Pukui & Elbert - 1986
P&E : Eng-Haw - 1986
Māmaka Kaiao - 2003-10
hide Andrews - 1865
updated: 10/7/2019

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maha₆    mahi₁    make₁    maʻo₁    mimi    muku₁       


maha₆   rest, repose, vacation; freedom from pain; at ease, comfort.

hale hoʻomaha     resthouse.
  • vacation; to take a rest or vacation;
  • to retire, stop work;
  • to obtain relief;
  • to pause;
  • rest in music.
see maha₆, rest, repose, vacation; freedom from pain; at ease, comfort...
hoʻomaha hapahā     quarter rest, in music.
hoʻomaha hapa kanakolu-kūmālua     thirty-second rest, in music.
hoʻomaha hapalua     half rest, in music.
hoʻomaha hapa ʻumikūmāono     sixteenth rest, in music.
hoʻomaha hapawalu     eighth rest, in music.
hoʻomahaka     to trace, as a picture. Niʻihau, from māka.
hoʻomahana₁     vacation, rest see mahana₂, rest.
hoʻomaha ʻokoʻa     whole rest, in music.
kaha maha     dash (punctuation mark). lit., mark to rest.
kiko hoʻomaha     punctuation mark indicative of a pause, as comma, colon, semicolon, period. lit., resting punctuation mark.
lumi hoʻomaha     rest room (EH)
  • rest, repose, vacation;
  • freedom from pain;
  • at ease, comfort
see mahamaha₂.
maha ka noʻonoʻo     relieved (EH)
mahamaha₂     redup. of maha₆, to rest, stop (Laie 463)
mahana₂     rest. cf. maha₆, rest, repose, vacation; freedom from pain; at ease, comfort...
manawa hoʻomaha     time out, in team sports such as volleyball. Niʻihau.
moamaha     Moa and maha, to rest; to cease. Imperfectly or half cooked.
puʻu hoʻomaha     a resting place for travelers; easement, relief; to find such.
ua maha     Weariness is released, there is rest (of death) (EH)
wā hoʻomaha     vacation (EH)


mahi₁   to cultivate, farm; a farm, plantation, patch

kālailepomahi     agronomy. [comb. kālai- + lepo + mahi.]
mahi     to cultivate, farm; a farm, plantation, patch. cf. mahi ʻai, mahi kō, mahikū, mahina, mahina ʻai.
mahi ʻai₁     farmer, planter; to farm, cultivate; agricultural. gardener (HE)
mahi ʻai ʻana     cultivation, farming (EH)
mahi ʻai mahakea     shifting cultivation, in geography. lit., fallow-land cultivation.
mahi iʻa     aquaculture. lit., cultivate marine animals or plants.
mahi kālepa     commercial farming. lit., farm (to) sell. cf. mahi ō.
mahi kīkoi     to farm scattered patches unsystematically (EH)
mahi     sugar-cane plantation.
mahi     var. spelling of mahi kō, sugar-cane plantation...
mahi     to clear land for planting; plantation clearing not yet planted. rare. 
mahi māla     to garden; gardening. lit., cultivate (a) garden.
mahina₄     farm, plantation, patch.
mahina ʻai     same as mahi ʻai, to farm; truck farm.
mahi ō     subsistance farming. lit., farm (to) survive. cf. mahi kālepa.
mahi pua     flower garden or patch; horticulture.
mahi ululāʻau     agroforestry. lit., cultivate forests.
mahi waena     weed cultivator; to cultivate and weed. lit., weeding farm.
mahi waina     vineyard; grape raiser; to cultivate grapes.
moamahi     to cherish and cultivate.
ʻoihana mahi ʻai     agriculture, agricultural industry (EH)
pāpaʻi mahi ʻai     temporary hut of a farmer near plantations.
waiho mahi ʻole     to lie fallow.

The barb of a spear; the point of an instrument causing death; The abating or subsiding of water, i. e., a drought.

make₁   to die
(AN) PPn *mate, die, dead

ʻahaʻaina make     funeral feast, intended to comfort the mourners.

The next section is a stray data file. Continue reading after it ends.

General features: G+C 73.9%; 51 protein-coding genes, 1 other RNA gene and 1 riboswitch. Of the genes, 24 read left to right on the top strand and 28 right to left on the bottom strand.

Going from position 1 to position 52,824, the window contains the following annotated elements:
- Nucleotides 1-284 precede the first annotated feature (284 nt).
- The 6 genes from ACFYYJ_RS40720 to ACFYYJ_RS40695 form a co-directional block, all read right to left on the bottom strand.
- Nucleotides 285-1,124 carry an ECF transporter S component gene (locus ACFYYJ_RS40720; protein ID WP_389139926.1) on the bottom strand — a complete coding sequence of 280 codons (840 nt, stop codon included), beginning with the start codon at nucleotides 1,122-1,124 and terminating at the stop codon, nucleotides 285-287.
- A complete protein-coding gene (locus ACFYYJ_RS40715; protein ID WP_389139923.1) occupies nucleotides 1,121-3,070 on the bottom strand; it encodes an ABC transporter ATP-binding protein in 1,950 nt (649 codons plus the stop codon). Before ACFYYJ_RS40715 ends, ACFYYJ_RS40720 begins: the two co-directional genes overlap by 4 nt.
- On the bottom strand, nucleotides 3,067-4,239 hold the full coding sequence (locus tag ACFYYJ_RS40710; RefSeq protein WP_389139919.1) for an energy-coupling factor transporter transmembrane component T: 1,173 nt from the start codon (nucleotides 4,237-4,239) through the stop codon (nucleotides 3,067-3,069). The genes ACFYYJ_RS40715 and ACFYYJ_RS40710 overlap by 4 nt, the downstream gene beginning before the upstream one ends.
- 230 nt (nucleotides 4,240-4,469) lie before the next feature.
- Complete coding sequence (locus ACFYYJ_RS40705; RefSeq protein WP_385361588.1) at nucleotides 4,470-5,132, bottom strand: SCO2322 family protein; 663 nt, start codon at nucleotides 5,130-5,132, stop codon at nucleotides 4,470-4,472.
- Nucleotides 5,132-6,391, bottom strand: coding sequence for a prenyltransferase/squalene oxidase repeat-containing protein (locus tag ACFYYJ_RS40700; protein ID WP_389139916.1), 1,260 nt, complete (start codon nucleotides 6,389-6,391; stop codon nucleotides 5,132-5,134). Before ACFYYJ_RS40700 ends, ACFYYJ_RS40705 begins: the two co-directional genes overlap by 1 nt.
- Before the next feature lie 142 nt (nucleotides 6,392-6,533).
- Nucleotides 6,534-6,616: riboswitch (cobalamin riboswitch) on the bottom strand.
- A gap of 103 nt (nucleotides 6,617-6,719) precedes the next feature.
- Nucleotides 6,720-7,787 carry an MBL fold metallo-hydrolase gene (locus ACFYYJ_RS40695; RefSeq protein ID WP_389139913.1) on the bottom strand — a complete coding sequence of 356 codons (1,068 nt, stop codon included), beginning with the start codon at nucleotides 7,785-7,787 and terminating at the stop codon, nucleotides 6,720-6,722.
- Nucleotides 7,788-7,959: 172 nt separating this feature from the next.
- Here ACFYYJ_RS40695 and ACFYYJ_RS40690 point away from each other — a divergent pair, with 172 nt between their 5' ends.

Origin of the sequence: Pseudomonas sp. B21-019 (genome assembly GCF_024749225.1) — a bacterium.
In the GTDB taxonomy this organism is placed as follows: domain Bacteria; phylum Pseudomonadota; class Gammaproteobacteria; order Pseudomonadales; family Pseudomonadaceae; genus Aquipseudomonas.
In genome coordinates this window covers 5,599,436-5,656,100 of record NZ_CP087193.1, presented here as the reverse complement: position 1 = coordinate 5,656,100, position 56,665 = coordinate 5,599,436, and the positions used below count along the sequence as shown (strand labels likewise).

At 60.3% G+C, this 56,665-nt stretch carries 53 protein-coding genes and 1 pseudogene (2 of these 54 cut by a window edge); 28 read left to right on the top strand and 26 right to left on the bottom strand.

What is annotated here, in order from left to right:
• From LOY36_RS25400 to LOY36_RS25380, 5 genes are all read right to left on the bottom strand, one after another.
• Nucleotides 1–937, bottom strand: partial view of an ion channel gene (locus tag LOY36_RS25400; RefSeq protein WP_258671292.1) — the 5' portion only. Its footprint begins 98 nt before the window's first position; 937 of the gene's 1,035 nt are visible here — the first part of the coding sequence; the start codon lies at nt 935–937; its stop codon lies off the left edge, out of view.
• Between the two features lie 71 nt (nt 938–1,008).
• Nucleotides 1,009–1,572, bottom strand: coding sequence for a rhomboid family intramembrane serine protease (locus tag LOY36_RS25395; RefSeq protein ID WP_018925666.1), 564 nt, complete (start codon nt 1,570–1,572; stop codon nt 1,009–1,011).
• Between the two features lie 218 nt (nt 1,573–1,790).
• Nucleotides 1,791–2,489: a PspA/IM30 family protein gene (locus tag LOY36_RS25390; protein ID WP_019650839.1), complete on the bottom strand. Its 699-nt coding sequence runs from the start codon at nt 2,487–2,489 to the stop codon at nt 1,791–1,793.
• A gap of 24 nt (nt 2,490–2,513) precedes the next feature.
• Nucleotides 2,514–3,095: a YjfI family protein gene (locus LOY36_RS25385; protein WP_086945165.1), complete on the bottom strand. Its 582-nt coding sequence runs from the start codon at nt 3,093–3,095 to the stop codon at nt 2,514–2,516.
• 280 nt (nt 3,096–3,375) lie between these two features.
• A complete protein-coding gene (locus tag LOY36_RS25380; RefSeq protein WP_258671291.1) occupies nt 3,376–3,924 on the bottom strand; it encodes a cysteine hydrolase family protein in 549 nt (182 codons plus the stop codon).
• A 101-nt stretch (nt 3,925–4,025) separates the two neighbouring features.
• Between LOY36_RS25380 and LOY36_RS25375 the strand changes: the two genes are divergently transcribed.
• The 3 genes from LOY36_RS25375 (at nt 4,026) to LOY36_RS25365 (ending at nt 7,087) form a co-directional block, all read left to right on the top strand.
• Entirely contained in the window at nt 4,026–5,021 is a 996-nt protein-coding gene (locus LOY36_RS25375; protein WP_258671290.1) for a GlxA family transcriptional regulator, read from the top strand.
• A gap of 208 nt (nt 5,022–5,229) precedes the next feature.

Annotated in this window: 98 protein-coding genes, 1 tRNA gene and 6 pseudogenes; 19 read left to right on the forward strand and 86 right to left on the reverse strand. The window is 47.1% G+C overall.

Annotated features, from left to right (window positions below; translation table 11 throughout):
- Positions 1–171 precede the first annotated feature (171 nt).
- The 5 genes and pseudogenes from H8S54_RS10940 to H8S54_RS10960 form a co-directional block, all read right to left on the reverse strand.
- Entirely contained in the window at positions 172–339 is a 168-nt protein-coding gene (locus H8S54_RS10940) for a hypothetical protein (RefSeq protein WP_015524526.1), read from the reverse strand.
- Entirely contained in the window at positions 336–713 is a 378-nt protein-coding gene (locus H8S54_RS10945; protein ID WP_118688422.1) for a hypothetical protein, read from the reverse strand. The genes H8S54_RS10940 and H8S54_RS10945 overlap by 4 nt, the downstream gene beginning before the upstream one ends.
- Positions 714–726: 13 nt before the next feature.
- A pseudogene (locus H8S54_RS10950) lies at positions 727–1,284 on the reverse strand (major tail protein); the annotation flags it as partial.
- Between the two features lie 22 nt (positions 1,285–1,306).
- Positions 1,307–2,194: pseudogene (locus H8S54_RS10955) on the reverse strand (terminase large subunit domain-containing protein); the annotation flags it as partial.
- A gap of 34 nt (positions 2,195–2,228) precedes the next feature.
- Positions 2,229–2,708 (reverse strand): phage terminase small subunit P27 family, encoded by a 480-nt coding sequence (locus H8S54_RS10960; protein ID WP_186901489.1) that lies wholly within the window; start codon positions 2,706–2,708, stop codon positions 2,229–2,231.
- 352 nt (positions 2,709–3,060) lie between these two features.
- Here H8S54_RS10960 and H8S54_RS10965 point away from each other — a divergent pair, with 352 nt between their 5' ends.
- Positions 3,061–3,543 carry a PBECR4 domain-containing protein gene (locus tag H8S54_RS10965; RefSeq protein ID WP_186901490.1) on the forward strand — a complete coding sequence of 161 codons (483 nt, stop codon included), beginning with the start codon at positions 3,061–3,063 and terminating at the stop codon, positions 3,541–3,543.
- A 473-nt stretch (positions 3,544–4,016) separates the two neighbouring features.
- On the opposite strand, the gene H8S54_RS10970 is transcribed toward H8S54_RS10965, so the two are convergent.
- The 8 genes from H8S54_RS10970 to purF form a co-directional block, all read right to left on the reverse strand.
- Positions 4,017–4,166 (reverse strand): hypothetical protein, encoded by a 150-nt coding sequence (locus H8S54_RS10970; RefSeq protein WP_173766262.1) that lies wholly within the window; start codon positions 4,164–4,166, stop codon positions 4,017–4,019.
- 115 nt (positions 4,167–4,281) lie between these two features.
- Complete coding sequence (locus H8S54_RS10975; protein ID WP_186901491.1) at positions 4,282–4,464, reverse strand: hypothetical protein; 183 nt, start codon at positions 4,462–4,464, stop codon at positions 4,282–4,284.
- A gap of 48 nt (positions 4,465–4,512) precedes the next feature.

ʻāmake     to cause death, defeat.
ʻane make loa     endangered. lit., almost extinct. also ʻane halapohe, ʻane nalowale loa.
hana make     thing of destruction, as a weapon of sorcery; to kill, destroy; deathly.
hina make     to drop dead (EH)
  • to kill deliberately, execute;
  • to pretend to be dead;
  • to let die;
  • to let diminish, grow faint.
see make₁, to die, perish; defeated, beaten, dead, killed, unfortunate; to faint (cf. make loa, definitely "to die"); death, fainting, danger of death, peril, destruction, misfortune; to kill, beat, exe...
hoomakena     see makena. To cause mourning; to cause sorrow; to cause grief.
kā haʻi make mai hoʻi     death by sorcery. lit., death indeed from someone else. (Kam. 64:43)
kai make     low tide
Kai make     Dead Sea.
Kaimake     Dead Sea.
kā make loa     to dash to death, hurl down, as a foe in lua fighting; to doom to death. see kā₁.
kamakena     Sorrow; the eyes heavy with sorrow; great sorrow. see makena.
kāne make     widowed; dead husband.
kāne wahine make     widower. lit., man [with] dead wife.
kino make     corpse, dead body.
laʻa make     season when plants die or grow slowly, like autumn in cooler climates. lit., dead season.
lāʻau hoʻomake     insecticide. lit., medicine to kill insects.
lāʻau make     poison.
lāʻaumake     var. spelling of lāʻau make, poison...
lāʻau make haipilikia     pesticide. lit., poison (for) pests. also lāʻau haipilikia.
lāʻau make kalina     fungicide. lit., fungus poison.
lāʻau make nāhelehele     herbicide. lit., poison (for) weeds.
laumake     Lau and make, death. A poisonous herb;
limumakeohāna     a coelenterate (Palythoa sp.) containing a toxin, reported as deadly poisonous at Hāna, Maui. Also limumakeo Muʻolea.
mai make     almost dead, nearly dead (EH)
maʻi make     fatal disease, terminal disease (EH)
makaʻu i ka make     afraid of death (EH)
  • to die, perish; dead, death, killed, deceased,
  • danger of death, peril, deathly, deadly,
  • defeated, beaten, beat,
  • unfortunate; misfortune;
  • faint, to faint, fainting,
  • destruction,
  • extinct,
  • late,
  • obsolete,
  • poisonous, venemous.
  • to kill, execute;
 (cf. make loa, definitely "to die"); A pre-Christian concept was that make signified entry into the spirit world, and that make loa was the utter annihilation of the spirit, a kind of second death. (cf. (For. 5:581) [Story of the Ohelo]).
Gram. 4.5:
make ʻdie’ is a loa‘a-stative verb:
     (Agentive phrase)
Ua make||ke keiki|| Pele.
(perf) die||the child||by Pele
‘The child was killed by Pele. / Pele killed the child.’

However, in a long chant in which the pig man Kamapua’a lists his victories (FS 234-239), make is used as a deliberate transitive verb ‘to defeat’: Make ke kaua ʻOlopana. ‘The warrior defeats ʻOlopana.’ (Perhaps the chanter whispered the causative [hoʻo-] part of hoʻomake, the transitive transformation!)

makea     pas/imp. of make₁, to die, perish..., make₂, desire, want...
make anu     to be very cold, chilled, freezing.
make ʻawahua iho     death due to mental depression. lit., bitterness within death. (Kam. 64:44)
make hopena     to die a bad death, as in punishment for evil deeds. [mān: jpm]
make kaka ola     death caused by capturing the spirit of a live person. lit., death strike [the] living. (Kam. 64:43)
make loa     to die (in contrast to make, which may mean "defeated, faint"). For a pre-Christian concept, see make₁.
makemake₂     redup. of make₁, to die... defeated. (For. 6:371)
makena₁     mourning, wailing, lamentation; to wail, lament, weep for joy.